The government is in a race against time to implement the tax measures and reach an agreement with the IMF.
Country major imports are petroleum related products which comprises of 27% of the total imports. Since energy generation in Pakistan depends almost 67 percent on crude oil.
Only 37 percent power generation is being done from other sources including solar, wind and nuclear energy. Considering that these are relatively environment friendly sources.
Substitution of oil for energy creation
Simply, reducing the dependency on oil for energy creation would unburden the wrenching economy. The major setback in the journey of transition, to create from other means rather than oil, occurred in the last government regime when 17% GST was imposed on solar panels.
Tax on luxury items
Secondly, apparently importing and consuming luxury items by the public, especially the elite class, is leading the country’s economy towards default. Unfortunately, imposing taxes on luxury items is not making a significant difference. For example, despite the high prices and duty sales of luxury cars have kept behind the sales of ordinary cars in January 2023.
Now your mind must be thinking that the government should opt to ban the luxury commodities. It was also suggested in the Senate Standing Committee on Finance. So, what is keeping the government away from doing so? It is the restrictions imposed by the World Trade Organisation (WTO). Pakistan is one of the signatories of this Treaty.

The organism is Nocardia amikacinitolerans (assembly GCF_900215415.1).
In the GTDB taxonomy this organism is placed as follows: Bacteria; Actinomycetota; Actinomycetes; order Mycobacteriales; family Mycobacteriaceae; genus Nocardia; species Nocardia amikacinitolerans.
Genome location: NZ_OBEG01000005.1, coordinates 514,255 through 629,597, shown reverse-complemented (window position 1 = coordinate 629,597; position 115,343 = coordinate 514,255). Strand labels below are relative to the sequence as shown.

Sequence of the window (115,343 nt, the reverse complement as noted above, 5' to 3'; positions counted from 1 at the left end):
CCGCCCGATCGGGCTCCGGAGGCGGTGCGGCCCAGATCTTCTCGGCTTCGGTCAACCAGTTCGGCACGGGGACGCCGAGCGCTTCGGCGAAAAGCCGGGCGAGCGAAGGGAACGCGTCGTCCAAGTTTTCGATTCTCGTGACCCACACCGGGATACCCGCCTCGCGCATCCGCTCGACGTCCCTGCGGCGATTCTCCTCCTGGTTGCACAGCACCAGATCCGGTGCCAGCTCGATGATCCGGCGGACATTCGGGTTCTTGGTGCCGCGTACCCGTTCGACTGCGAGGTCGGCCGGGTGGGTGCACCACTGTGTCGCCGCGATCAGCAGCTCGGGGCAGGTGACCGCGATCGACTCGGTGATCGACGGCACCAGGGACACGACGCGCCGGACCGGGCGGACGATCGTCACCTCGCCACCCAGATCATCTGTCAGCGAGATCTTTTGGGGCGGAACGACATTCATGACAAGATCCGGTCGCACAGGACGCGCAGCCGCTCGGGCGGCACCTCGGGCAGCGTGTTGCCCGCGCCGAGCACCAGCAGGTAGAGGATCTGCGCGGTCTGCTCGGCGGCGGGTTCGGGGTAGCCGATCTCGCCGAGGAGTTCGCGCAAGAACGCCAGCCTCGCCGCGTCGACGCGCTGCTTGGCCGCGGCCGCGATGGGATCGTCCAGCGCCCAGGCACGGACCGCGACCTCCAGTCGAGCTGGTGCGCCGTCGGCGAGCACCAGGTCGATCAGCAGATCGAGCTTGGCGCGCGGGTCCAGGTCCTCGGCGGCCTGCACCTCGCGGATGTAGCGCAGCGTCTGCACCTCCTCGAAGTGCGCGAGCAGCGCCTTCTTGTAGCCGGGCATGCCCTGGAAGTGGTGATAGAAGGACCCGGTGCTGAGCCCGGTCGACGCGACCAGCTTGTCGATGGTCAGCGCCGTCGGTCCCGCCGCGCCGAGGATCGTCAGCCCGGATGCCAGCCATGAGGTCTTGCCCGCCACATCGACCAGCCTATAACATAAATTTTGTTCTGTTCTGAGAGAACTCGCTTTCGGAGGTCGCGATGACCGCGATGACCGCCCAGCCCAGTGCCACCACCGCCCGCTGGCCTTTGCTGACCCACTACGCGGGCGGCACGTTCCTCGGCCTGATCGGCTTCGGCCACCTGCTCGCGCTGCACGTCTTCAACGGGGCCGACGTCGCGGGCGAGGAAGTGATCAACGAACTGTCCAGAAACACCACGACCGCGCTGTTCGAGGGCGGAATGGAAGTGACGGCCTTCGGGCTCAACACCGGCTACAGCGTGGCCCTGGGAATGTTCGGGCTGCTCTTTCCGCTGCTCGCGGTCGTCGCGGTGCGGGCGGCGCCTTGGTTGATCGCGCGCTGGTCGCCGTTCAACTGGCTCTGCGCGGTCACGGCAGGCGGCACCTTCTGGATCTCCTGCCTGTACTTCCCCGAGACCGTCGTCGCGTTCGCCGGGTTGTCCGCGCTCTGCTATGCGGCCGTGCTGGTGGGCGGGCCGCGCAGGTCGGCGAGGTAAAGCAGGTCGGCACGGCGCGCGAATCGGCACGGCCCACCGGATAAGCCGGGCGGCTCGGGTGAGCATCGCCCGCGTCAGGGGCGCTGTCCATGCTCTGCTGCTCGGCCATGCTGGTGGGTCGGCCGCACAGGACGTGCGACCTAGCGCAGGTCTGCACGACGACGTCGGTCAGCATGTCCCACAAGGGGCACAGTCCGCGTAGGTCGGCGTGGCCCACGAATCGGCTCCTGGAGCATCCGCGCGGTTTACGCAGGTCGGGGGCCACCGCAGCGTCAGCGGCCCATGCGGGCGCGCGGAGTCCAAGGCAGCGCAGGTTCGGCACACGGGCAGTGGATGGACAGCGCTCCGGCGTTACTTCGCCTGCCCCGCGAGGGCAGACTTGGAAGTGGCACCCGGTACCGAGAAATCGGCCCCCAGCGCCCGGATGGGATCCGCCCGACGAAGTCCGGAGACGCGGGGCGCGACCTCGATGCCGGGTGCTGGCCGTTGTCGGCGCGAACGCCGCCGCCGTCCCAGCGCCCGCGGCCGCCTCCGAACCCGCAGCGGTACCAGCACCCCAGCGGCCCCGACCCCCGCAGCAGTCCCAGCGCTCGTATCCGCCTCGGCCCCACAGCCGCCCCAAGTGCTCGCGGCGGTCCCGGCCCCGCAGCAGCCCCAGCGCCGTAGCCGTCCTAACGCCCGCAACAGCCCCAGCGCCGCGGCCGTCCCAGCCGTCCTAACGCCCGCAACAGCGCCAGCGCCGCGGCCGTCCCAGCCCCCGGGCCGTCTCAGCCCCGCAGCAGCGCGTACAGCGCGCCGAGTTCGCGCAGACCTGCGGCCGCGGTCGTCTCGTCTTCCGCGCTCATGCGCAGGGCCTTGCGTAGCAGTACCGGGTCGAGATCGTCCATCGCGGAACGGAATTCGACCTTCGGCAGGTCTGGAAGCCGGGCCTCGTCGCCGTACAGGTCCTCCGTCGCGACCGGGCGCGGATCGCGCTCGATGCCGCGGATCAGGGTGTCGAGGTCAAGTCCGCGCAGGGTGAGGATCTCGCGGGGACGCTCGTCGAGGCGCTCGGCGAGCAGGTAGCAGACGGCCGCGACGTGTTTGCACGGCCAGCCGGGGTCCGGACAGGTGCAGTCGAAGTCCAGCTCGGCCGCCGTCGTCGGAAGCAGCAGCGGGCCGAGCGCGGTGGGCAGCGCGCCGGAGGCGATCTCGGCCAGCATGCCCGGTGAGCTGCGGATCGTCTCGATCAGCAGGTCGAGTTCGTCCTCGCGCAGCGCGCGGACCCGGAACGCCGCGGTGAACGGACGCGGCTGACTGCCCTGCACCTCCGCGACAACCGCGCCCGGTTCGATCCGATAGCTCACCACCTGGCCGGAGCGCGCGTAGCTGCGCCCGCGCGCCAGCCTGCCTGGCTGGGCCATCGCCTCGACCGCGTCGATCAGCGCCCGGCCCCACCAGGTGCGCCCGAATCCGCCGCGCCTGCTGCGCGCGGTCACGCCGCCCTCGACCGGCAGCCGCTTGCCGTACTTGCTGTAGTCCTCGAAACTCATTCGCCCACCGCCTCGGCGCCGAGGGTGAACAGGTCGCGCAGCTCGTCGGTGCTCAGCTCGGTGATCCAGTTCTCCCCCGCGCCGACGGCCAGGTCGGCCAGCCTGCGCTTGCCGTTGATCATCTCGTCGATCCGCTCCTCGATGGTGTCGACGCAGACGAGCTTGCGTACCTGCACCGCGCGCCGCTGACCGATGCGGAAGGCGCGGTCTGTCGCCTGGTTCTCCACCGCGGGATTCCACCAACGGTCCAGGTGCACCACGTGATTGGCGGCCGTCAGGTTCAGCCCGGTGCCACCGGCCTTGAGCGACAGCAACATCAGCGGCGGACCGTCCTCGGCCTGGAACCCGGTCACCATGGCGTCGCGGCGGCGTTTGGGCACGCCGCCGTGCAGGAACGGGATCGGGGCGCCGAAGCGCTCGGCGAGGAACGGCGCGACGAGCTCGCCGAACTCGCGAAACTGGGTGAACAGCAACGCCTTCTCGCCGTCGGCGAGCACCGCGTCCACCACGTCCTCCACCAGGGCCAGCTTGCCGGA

Eventually, it was a tax regime that was recommended to be revised, restructured, and redesigned by the IMF. Multiple tax amnesty schemes were given by governments in the past to increase the tax base.
Bringing the informal sector into the tax net was also suggested to reduce the underground economy. Moreover, governments got blamed for not imposing tax on agricultural income.
Tax to GDP ratio
However, some economists believe that recommendation to improve the tax-to-GDP ratio is just like putting the cart before the horse. Rather, it is the country’s current investment-to-GDP ratio, i.e., 15%, needs to be increased to 25% to.